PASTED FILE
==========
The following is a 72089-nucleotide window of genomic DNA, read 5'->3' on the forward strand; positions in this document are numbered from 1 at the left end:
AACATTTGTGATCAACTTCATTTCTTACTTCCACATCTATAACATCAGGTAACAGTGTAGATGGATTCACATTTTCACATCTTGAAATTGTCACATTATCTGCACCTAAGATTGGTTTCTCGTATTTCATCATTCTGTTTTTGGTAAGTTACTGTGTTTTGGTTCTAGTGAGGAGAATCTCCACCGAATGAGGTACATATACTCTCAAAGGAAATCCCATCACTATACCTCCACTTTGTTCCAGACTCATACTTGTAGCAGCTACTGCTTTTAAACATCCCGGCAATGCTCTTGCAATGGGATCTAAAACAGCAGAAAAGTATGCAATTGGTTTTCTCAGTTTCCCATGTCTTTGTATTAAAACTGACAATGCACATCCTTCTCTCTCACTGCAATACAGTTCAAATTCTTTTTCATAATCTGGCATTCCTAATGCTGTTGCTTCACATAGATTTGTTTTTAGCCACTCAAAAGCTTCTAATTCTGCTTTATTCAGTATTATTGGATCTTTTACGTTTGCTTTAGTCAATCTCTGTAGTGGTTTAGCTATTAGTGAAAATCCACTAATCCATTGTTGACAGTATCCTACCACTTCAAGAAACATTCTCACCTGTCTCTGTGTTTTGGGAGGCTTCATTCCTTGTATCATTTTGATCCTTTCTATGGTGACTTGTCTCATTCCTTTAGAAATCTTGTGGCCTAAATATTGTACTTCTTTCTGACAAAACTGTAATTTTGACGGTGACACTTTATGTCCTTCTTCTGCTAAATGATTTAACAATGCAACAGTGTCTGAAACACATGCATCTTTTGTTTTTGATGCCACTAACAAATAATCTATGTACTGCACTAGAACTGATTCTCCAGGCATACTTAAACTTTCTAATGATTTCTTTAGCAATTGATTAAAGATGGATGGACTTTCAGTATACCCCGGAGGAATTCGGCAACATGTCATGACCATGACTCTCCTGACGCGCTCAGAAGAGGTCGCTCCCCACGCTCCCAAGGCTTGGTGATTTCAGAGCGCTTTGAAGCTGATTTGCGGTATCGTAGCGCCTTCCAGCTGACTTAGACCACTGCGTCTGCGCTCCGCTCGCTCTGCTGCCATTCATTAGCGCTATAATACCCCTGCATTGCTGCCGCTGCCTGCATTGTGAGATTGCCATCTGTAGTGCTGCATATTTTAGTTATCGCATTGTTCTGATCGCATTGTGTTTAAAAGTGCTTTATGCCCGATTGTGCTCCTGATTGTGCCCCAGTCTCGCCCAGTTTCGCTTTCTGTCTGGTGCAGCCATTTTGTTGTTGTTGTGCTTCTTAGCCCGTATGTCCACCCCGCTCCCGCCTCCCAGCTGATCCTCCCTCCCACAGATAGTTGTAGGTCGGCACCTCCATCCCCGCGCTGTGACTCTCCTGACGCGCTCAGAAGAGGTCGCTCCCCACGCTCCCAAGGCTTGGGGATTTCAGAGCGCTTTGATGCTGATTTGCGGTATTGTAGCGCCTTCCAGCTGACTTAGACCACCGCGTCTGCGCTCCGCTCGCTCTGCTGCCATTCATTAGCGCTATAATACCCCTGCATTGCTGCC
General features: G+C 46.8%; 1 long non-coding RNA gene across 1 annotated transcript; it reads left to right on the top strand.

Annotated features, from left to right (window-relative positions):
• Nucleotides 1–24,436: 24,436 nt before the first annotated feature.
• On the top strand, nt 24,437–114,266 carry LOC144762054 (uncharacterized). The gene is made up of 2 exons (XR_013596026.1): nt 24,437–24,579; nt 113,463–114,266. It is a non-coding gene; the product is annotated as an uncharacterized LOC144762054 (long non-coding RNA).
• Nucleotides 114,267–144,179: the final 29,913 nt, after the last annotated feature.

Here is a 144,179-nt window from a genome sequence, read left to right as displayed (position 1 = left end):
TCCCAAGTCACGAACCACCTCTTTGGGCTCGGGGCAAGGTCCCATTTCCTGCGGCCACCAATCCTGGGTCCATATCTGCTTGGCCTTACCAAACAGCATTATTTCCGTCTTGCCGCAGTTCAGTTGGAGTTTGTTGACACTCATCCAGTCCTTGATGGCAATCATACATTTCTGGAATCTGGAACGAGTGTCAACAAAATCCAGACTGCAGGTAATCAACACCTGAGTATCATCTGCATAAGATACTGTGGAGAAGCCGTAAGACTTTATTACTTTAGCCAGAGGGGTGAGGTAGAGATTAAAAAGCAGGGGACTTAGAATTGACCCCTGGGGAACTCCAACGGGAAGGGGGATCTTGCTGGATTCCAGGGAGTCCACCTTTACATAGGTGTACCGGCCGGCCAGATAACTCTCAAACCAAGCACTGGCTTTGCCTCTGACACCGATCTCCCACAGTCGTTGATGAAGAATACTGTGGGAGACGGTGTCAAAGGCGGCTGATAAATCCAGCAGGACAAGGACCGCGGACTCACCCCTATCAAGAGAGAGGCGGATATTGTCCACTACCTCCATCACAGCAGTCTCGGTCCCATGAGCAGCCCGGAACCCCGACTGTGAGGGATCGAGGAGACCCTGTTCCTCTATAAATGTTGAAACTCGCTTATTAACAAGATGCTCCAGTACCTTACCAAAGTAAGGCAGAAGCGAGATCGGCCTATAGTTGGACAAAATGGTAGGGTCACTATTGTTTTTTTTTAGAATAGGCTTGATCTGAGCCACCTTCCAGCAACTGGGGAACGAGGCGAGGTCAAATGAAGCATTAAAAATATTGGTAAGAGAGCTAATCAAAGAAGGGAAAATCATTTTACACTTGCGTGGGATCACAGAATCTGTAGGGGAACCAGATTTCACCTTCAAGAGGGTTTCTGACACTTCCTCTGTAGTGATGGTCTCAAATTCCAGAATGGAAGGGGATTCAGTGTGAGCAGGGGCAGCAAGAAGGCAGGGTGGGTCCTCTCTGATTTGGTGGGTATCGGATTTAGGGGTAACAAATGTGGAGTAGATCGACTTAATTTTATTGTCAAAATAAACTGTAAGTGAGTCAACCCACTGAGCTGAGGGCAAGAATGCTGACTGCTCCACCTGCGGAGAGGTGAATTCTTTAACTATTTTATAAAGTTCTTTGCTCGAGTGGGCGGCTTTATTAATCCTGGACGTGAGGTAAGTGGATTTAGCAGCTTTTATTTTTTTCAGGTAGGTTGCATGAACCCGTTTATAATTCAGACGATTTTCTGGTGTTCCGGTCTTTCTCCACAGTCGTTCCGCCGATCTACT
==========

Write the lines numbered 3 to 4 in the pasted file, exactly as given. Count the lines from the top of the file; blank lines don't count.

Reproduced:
General features: G+C 46.8%; 1 long non-coding RNA gene across 1 annotated transcript; it reads left to right on the top strand.

Annotated features, from left to right (window-relative positions):